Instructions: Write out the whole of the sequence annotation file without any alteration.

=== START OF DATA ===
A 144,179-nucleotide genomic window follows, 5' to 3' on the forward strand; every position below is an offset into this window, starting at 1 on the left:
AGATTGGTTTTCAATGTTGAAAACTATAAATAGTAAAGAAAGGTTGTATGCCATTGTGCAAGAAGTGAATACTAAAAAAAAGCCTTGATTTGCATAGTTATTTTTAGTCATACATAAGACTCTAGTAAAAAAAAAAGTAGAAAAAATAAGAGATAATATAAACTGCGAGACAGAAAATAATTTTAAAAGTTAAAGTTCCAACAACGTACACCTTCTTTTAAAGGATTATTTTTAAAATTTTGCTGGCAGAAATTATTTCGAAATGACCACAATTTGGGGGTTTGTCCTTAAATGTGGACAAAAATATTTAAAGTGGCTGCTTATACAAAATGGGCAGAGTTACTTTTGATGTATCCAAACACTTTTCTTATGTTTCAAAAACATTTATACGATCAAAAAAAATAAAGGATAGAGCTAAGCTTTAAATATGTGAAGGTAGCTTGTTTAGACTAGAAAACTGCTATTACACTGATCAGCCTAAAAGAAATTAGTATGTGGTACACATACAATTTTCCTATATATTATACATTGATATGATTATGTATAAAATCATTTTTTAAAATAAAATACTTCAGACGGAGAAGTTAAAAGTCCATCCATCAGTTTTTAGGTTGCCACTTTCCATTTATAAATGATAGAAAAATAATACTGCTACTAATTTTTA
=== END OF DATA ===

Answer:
A 144,179-nucleotide genomic window follows, 5' to 3' on the forward strand; every position below is an offset into this window, starting at 1 on the left:
AGATTGGTTTTCAATGTTGAAAACTATAAATAGTAAAGAAAGGTTGTATGCCATTGTGCAAGAAGTGAATACTAAAAAAAAGCCTTGATTTGCATAGTTATTTTTAGTCATACATAAGACTCTAGTAAAAAAAAAAGTAGAAAAAATAAGAGATAATATAAACTGCGAGACAGAAAATAATTTTAAAAGTTAAAGTTCCAACAACGTACACCTTCTTTTAAAGGATTATTTTTAAAATTTTGCTGGCAGAAATTATTTCGAAATGACCACAATTTGGGGGTTTGTCCTTAAATGTGGACAAAAATATTTAAAGTGGCTGCTTATACAAAATGGGCAGAGTTACTTTTGATGTATCCAAACACTTTTCTTATGTTTCAAAAACATTTATACGATCAAAAAAAATAAAGGATAGAGCTAAGCTTTAAATATGTGAAGGTAGCTTGTTTAGACTAGAAAACTGCTATTACACTGATCAGCCTAAAAGAAATTAGTATGTGGTACACATACAATTTTCCTATATATTATACATTGATATGATTATGTATAAAATCATTTTTTAAAATAAAATACTTCAGACGGAGAAGTTAAAAGTCCATCCATCAGTTTTTAGGTTGCCACTTTCCATTTATAAATGATAGAAAAATAATACTGCTACTAATTTTTA